I can understand the Ubiquiti model delivering much lower costs, but that is because they have no sales people, no marketing, no traditional support, etc. However, Hikvision's go to market is very similar in content and cost to Western manufacturers.

Even with lower product costs, the pricing is so much lower with similar sales/marketing/support costs, that it is hard to understand how they are making any profits, much less anything close to their company average 29% net margins.

It does raise the question - how is Hikvision selling at such incredibly lower prices while offering the same type of local service and support and being profitable at all?

I for one would love to know the answer to this...

can it be as Vince has said?

Just a guess, but they likely have a much lower manufacturing labor cost and their size/location would mean raw material costs should also be lower than much of their competition.

[Moderator's Note: This poster is a Hikvision Salesperson]

Dear All,

Hikvision is creating a new "paradigma" in the market, that is not matter of low price, but quality and performance Vs. money and also customer expectation.

Moreover the company is working hard to close and overpass the gap with the competition and the tecnology in order to become the market leader, ...and not only in China!

Thank you Hikvision employee!

Unfortunately, that does not answer or even address the question.

Imagine Hikvision sold hamburgers for 50 cents. People might marvel at how good Hikvision's hamburgers were for just 50 cents but reasonable people would wonder how they can actually sell hamburgers at such low prices.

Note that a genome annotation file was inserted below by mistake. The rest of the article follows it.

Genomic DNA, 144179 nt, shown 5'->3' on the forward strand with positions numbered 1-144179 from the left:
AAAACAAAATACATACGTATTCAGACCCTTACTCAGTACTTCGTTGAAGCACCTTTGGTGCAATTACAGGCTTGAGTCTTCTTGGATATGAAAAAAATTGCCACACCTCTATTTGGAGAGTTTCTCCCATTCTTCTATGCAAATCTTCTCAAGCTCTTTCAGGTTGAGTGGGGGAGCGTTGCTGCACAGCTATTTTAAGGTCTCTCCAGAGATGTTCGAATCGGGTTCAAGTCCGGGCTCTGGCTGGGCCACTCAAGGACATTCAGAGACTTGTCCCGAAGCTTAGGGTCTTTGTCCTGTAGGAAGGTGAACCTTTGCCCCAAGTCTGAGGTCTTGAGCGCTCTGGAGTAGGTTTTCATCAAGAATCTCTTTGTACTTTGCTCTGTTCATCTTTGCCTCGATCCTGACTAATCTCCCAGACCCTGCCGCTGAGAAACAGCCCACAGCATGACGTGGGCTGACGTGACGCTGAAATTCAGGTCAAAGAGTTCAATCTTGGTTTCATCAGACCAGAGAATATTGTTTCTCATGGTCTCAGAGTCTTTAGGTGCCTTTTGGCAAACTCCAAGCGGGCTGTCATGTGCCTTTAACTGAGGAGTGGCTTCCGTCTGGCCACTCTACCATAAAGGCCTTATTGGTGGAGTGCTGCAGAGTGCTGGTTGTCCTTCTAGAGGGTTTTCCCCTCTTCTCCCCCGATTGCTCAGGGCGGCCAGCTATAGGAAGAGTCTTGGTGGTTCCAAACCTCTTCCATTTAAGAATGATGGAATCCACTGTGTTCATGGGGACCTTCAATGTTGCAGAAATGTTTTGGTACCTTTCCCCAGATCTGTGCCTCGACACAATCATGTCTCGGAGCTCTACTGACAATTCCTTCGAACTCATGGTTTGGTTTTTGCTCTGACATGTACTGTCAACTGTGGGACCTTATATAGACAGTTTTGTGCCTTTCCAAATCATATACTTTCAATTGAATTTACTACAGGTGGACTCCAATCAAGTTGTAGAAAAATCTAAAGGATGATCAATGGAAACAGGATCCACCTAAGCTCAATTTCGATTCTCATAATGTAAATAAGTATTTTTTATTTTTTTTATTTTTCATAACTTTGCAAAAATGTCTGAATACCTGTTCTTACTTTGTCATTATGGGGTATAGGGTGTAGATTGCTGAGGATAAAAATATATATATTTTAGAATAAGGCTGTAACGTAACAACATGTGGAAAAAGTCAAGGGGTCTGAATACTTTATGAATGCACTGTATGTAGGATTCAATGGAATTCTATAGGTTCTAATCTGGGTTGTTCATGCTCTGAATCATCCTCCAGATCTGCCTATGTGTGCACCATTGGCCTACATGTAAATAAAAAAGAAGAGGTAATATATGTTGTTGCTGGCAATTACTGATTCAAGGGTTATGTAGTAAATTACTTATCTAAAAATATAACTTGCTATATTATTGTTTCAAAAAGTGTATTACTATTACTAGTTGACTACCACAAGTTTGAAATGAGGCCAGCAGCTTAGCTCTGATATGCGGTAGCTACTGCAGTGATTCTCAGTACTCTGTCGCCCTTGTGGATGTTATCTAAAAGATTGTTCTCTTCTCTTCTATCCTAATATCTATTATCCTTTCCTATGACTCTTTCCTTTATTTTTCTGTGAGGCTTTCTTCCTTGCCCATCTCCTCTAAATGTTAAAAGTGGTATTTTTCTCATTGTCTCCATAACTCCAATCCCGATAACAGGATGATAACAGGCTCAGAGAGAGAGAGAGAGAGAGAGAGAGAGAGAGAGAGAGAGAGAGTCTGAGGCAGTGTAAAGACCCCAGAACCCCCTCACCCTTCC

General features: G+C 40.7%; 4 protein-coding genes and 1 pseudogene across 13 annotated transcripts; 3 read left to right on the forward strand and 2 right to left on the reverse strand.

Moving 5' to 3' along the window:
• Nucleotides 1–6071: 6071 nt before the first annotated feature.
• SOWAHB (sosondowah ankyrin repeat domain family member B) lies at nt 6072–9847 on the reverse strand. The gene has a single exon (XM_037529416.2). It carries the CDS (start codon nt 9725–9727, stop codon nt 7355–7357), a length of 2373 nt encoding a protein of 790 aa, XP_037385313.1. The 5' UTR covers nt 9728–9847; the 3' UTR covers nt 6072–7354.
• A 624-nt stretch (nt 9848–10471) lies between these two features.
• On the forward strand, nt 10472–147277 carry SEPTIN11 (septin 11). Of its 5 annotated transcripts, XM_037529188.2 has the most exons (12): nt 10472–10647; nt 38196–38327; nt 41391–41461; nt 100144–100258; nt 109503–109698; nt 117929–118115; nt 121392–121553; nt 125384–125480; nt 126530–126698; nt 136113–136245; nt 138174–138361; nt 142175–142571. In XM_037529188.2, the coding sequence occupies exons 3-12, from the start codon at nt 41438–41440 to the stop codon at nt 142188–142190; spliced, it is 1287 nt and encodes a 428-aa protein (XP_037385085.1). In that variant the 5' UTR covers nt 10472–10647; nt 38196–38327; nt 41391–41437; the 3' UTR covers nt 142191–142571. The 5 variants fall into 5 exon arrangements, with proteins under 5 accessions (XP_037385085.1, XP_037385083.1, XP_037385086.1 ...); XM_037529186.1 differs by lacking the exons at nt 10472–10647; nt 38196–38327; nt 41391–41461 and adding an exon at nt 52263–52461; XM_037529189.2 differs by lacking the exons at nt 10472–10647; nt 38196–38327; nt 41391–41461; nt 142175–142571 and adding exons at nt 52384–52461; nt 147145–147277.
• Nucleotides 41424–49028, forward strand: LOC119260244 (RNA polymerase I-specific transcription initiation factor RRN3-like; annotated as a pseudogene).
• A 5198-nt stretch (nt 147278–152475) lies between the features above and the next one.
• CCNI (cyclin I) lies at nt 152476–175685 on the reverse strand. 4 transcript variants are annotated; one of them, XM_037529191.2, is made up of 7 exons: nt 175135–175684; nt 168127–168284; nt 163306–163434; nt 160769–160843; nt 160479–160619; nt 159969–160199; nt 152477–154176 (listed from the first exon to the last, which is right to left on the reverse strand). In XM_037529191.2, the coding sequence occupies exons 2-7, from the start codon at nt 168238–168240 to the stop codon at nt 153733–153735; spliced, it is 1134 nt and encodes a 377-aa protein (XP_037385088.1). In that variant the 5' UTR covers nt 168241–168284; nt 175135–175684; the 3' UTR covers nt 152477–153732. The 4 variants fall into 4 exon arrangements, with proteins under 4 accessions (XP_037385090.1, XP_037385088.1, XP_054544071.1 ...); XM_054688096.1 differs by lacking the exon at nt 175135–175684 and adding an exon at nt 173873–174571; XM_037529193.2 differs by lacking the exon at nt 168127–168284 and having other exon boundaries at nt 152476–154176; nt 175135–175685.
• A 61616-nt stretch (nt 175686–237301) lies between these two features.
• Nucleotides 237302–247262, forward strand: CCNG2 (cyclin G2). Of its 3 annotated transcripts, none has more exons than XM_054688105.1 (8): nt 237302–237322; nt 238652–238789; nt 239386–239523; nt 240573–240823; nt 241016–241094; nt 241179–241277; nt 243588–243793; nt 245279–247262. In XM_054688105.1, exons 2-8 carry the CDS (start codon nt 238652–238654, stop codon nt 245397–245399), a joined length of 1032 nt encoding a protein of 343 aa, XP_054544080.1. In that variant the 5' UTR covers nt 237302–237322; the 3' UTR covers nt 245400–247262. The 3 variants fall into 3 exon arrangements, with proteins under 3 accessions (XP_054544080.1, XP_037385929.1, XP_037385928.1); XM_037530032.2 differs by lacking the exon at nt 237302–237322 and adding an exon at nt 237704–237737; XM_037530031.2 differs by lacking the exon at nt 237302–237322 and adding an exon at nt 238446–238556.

To be clear, I don't want to argue about the price of hamburgers. I am just trying to explain that when prices are that incredibly low, it is not shocking that one would legitimately ask if the company can sustainably make a profit at such prices.

John- Hikvision USA would like to offer some clarification and context on the retweet that was posted from one of our happy customers on November 7. Marcus Huntley is an integrator who was so pleased with our Smart Series PTZ he tweeted at us to thank us. We took the tweet posted in that context.

I get that. Still the underlying question remains: Is Hikvision 'flooding the market' in the sense of selling products at or below cost?

It is great that Hikvision is selling products at incredibly low pricing while offering local sales, supporting, marketing and training, but that's expensive and does beg the question of whether such prices are sustainable. Thoughts?

John- We want to bring innovation to the market at the right prices. As such, our pricing strategy is sustainable and mutually beneficial for the market and the company.

Its not below cost. We can buy in the same components market as HIK and still make a profit without anywhere near the buying power. We even sell parts from the same suppliers at a lower price than many compeditors that quite frankly shock with thier claims and prices.

Problem is no compitition or supply in the parts business like China has, You can walk in and buy components easy. Just last night we required a Mosfet cost around $0.10 each in China tried Digikey part was around $2 shipping $18. Major parts are not a problem its the small nuts and screws if you run out your stuffed. China you can have a 1000 sent overnight or same afternoon.

James, thanks for the feedback.

Btw, when I say cost, I mean total cost, including sales, marketing, support, G&A, etc., not just product cost.

Since you bring up your own company as a counter example, can you elaborate slightly? What are you selling? What price? To whom?